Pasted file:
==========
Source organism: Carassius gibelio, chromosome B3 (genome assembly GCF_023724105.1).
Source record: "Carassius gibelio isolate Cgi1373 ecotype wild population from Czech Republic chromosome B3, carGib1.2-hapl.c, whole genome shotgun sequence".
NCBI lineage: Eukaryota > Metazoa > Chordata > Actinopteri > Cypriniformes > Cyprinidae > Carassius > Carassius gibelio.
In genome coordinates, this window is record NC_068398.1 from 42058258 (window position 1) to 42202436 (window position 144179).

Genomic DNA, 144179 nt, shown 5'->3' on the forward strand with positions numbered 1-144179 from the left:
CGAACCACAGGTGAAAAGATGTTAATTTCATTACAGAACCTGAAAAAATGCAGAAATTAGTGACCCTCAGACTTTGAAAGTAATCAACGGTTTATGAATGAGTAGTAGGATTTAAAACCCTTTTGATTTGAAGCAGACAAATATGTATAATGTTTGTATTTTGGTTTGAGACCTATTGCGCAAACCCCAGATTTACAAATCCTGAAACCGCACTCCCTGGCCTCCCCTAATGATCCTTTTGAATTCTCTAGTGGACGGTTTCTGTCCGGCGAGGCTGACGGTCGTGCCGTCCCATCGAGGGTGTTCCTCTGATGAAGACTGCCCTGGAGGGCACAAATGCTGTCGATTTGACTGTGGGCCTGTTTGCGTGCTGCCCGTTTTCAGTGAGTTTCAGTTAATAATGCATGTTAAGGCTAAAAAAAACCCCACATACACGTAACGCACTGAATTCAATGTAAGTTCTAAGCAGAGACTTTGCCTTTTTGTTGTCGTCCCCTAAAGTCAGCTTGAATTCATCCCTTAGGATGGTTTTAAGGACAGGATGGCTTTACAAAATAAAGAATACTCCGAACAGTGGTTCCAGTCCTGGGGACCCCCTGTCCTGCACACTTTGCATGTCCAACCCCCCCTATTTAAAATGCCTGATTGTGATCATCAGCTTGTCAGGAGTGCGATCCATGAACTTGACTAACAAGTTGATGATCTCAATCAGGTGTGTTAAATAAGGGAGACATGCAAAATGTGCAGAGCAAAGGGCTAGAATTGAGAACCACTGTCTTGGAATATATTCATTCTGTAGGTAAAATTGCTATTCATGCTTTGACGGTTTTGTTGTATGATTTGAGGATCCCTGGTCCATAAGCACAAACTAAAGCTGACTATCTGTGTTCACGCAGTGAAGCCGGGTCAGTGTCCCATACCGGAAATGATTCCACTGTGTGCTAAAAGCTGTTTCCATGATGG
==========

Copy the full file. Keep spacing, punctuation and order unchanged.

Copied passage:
Source organism: Carassius gibelio, chromosome B3 (genome assembly GCF_023724105.1).
Source record: "Carassius gibelio isolate Cgi1373 ecotype wild population from Czech Republic chromosome B3, carGib1.2-hapl.c, whole genome shotgun sequence".
NCBI lineage: Eukaryota > Metazoa > Chordata > Actinopteri > Cypriniformes > Cyprinidae > Carassius > Carassius gibelio.
In genome coordinates, this window is record NC_068398.1 from 42058258 (window position 1) to 42202436 (window position 144179).

Genomic DNA, 144179 nt, shown 5'->3' on the forward strand with positions numbered 1-144179 from the left:
CGAACCACAGGTGAAAAGATGTTAATTTCATTACAGAACCTGAAAAAATGCAGAAATTAGTGACCCTCAGACTTTGAAAGTAATCAACGGTTTATGAATGAGTAGTAGGATTTAAAACCCTTTTGATTTGAAGCAGACAAATATGTATAATGTTTGTATTTTGGTTTGAGACCTATTGCGCAAACCCCAGATTTACAAATCCTGAAACCGCACTCCCTGGCCTCCCCTAATGATCCTTTTGAATTCTCTAGTGGACGGTTTCTGTCCGGCGAGGCTGACGGTCGTGCCGTCCCATCGAGGGTGTTCCTCTGATGAAGACTGCCCTGGAGGGCACAAATGCTGTCGATTTGACTGTGGGCCTGTTTGCGTGCTGCCCGTTTTCAGTGAGTTTCAGTTAATAATGCATGTTAAGGCTAAAAAAAACCCCACATACACGTAACGCACTGAATTCAATGTAAGTTCTAAGCAGAGACTTTGCCTTTTTGTTGTCGTCCCCTAAAGTCAGCTTGAATTCATCCCTTAGGATGGTTTTAAGGACAGGATGGCTTTACAAAATAAAGAATACTCCGAACAGTGGTTCCAGTCCTGGGGACCCCCTGTCCTGCACACTTTGCATGTCCAACCCCCCCTATTTAAAATGCCTGATTGTGATCATCAGCTTGTCAGGAGTGCGATCCATGAACTTGACTAACAAGTTGATGATCTCAATCAGGTGTGTTAAATAAGGGAGACATGCAAAATGTGCAGAGCAAAGGGCTAGAATTGAGAACCACTGTCTTGGAATATATTCATTCTGTAGGTAAAATTGCTATTCATGCTTTGACGGTTTTGTTGTATGATTTGAGGATCCCTGGTCCATAAGCACAAACTAAAGCTGACTATCTGTGTTCACGCAGTGAAGCCGGGTCAGTGTCCCATACCGGAAATGATTCCACTGTGTGCTAAAAGCTGTTTCCATGATGG